until the right arse stumbled in. Here he had seen nothing green in a month that was not holly or a cut bough carted in from a countryside he could not imagine. On Christmas he had watched the poor swarm a man in daylight, all clutched rags and greed; on New Year’s he had seen a lady kick a watercress girl from the step of a carriage, then curse the child’s blood spotting her laces. A rot ate its way through London, a wretchedness older and more brutal than any he had known in Chicago.
He was not the law. No matter. In America there was not a thief who did not fear him. By his own measure he feared no man living and only one man dead and that man his father.
It was a bitter January and that father six months buried when he descended at last into Bermondsey in search of an old operative of his father’s, an old friend. Wading through the night’s fog, another man’s blood barnacling his knuckles, his own business in London nearly done.
He was dressed like a gentleman though he had lost his gloves and he clutched his walking stick in one fist like a cudgel. A stain spotted his cuffs that might have been soot or mud but was not either. He had been waiting for what passed for morning in this miserable winter and paused now in a narrow alley at the back of Snow Fields, opera hat collapsed in one hand, frost creaking in the timbers of the shopfronts, not sure it had come. Fog spilled over the cobblestones, foul and yellow and thick with coal fumes and a bitter stink that crusted the nostrils, scalded the back of the throat. That fog was everywhere, always, drifting through the streets and pulling apart low to the ground, a living thing. Some nights it gave off a low hiss, like steam escaping a valve.
Six weeks ago he had come to this city to interrogate a woman who last night after a long pursuit across Blackfriars Bridge had leaped the railing and vanished into the river. He thought of the darkness, the black water foaming outward, the slapping of the Yard sergeants’ boots on the granite setts.
He could still feel the wet scrape of the bridge bollards against his wrists.
She had been living lawful in this city as if to pass for respectable and in this way absolve herself of a complicated life but as with anything it had not helped. She had been calling herself LeRoche but her real name was Reckitt and ten years earlier she had been an associate of the notorious cracksman and thief Edward Shade. That man Shade was the one he really hunted and until last night the Reckitt woman had been his one certain lead. She’d had small sharp teeth, long white fingers, a voice low and vicious and lovely.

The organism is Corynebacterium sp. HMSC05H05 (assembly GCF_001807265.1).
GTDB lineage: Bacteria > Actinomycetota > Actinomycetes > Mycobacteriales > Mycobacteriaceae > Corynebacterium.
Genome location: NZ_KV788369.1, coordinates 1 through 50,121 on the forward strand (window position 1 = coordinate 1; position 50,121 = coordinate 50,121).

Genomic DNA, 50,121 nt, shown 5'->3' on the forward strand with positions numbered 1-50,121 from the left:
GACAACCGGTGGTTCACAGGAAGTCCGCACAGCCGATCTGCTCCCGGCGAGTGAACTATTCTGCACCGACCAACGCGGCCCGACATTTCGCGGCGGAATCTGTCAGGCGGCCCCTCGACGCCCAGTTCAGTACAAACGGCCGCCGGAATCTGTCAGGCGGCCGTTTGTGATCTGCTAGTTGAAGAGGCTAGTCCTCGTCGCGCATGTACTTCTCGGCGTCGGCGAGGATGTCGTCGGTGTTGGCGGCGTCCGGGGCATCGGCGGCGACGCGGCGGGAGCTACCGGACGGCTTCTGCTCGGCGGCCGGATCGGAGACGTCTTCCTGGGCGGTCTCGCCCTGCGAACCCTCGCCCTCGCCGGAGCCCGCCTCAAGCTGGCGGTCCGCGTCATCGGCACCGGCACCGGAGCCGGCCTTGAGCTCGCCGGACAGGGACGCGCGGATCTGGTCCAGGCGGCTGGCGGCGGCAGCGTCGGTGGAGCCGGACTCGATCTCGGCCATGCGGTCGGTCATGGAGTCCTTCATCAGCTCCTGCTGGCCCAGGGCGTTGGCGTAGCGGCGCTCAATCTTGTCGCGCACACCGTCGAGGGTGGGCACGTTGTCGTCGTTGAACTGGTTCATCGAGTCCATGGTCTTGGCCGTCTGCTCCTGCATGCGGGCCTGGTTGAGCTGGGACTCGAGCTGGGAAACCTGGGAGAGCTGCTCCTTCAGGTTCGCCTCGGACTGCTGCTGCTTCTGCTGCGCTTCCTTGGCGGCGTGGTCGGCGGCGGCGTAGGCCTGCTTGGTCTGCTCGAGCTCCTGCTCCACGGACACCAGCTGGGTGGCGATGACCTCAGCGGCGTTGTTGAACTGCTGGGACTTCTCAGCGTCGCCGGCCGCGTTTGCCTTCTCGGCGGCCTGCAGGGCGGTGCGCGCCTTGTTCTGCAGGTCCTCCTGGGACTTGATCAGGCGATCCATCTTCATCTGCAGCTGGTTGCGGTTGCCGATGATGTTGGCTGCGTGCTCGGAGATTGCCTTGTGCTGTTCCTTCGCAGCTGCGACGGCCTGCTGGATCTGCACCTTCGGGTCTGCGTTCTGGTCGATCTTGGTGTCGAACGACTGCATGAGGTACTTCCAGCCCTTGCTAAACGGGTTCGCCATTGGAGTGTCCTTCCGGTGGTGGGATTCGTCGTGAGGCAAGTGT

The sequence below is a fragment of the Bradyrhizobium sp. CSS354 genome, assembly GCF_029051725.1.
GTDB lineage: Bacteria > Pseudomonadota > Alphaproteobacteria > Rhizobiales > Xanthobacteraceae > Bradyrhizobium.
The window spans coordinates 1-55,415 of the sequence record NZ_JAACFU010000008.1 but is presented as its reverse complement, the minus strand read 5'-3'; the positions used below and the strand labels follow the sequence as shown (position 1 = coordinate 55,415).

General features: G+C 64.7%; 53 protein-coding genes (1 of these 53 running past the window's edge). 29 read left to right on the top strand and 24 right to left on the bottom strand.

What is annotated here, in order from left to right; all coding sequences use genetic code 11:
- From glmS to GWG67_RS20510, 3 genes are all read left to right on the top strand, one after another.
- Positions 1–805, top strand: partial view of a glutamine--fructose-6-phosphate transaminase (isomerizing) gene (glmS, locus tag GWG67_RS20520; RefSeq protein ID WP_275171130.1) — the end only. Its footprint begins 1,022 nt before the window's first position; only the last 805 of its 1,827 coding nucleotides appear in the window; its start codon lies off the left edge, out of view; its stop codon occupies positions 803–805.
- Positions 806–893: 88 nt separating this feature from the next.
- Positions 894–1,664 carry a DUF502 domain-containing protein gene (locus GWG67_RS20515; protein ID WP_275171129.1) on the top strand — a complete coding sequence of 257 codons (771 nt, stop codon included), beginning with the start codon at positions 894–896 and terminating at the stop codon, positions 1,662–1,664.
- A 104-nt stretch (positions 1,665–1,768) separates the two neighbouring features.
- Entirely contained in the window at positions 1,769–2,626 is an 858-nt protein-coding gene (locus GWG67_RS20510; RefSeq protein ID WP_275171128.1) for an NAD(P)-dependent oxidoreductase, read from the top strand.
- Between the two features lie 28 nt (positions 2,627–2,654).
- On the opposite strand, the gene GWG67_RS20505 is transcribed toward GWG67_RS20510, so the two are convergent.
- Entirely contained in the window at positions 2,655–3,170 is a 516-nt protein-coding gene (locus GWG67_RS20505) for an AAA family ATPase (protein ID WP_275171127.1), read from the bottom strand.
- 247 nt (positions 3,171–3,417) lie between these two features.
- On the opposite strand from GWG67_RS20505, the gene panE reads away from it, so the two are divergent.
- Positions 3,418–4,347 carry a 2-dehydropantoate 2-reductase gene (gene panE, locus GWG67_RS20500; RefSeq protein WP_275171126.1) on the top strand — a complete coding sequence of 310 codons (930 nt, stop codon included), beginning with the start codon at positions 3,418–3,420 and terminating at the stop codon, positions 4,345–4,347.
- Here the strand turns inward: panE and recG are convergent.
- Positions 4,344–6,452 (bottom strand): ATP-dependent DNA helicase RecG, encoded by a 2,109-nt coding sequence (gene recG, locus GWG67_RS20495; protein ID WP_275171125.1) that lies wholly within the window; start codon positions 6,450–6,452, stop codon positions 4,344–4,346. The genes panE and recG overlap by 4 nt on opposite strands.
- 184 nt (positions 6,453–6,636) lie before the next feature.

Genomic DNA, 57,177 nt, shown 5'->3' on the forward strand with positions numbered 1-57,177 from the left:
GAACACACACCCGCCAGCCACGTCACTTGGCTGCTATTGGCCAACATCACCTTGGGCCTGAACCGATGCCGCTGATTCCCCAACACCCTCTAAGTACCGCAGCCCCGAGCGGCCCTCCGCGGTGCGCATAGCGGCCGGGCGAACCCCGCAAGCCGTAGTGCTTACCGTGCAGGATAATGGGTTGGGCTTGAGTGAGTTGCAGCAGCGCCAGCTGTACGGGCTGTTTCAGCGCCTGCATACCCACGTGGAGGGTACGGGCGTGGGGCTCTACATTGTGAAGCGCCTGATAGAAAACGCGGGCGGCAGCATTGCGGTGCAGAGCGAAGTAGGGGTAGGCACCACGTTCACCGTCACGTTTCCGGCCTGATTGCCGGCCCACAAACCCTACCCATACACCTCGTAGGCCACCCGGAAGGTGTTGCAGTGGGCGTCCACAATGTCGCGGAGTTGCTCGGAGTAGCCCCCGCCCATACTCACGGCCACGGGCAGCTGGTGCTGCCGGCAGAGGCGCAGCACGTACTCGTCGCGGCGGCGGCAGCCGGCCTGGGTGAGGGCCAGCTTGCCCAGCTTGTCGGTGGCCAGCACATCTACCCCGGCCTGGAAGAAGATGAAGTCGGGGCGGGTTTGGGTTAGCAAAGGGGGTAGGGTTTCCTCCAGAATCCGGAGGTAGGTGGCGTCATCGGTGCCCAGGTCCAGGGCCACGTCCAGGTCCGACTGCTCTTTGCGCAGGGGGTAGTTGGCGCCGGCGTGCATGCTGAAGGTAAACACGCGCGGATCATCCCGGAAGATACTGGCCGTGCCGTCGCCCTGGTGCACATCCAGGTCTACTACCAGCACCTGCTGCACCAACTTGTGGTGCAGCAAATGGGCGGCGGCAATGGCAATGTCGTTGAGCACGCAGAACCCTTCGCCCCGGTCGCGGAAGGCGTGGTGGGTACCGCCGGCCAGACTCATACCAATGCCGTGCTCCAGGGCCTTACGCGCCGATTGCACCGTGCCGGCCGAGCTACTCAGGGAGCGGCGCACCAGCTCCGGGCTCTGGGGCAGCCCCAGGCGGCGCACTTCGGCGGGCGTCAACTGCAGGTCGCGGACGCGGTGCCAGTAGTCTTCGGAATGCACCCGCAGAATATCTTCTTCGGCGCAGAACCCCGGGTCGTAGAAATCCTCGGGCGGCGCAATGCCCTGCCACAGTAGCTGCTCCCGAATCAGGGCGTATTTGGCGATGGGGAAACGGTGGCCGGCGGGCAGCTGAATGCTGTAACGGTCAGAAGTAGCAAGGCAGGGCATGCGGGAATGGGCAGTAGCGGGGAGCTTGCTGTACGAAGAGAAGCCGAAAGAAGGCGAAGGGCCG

The night faded, the streets began to fill. In the upper windows of the building across the street a pale sky glinted, reflected the watery silhouettes below, the passing shadows of the early horses hauling their waggons, the huddled cloth caps and woollens of the outsides perched on their sacks. The iron-shod wheels chittering and squeaking in the cold. He coughed and lit a cigar and smoked in silence, his small deep-set eyes predatory as any cutthroat’s.
After a time he ground the cigar under one heel and punched out his hat and put it on. He withdrew a revolver from his pocket and clicked it open and dialed through its chambers for something to do and when he could wait no longer he hitched up one shoulder and started across.
If asked he would say he had never met a dead nail didn’t want to go straight. He would say no man on the blob met his own shadow and did not flinch. He would run a hand along his unshaved jaw and glower down at whatever reporter swayed in front of him and mutter some unprintable blasphemy in flash dialect and then he would lean over and casually rip that page from the reporter’s ring-coil notebook. He would say lack of education is the beginning of the criminal underclass and both rights and laws are failing the country. A man is worth more than a horse any day though you would never guess it to see it. The cleverest jake he’d ever met was a sharper and the kindest jill a whore and the world takes all types. Only the soft-headed think a thing looks like what it is.
In truth he was about as square as a broken jaw but then he’d never met a cop any different so what was the problem and whose business was it anyway.
Praise for By Gaslight:
• "With its intricate cat-and-mouse game, array of idiosyncratic characters, and brooding atmosphere, By Gaslight has much to please fans of both classic suspense and Victorian fiction.” --Publishers Weekly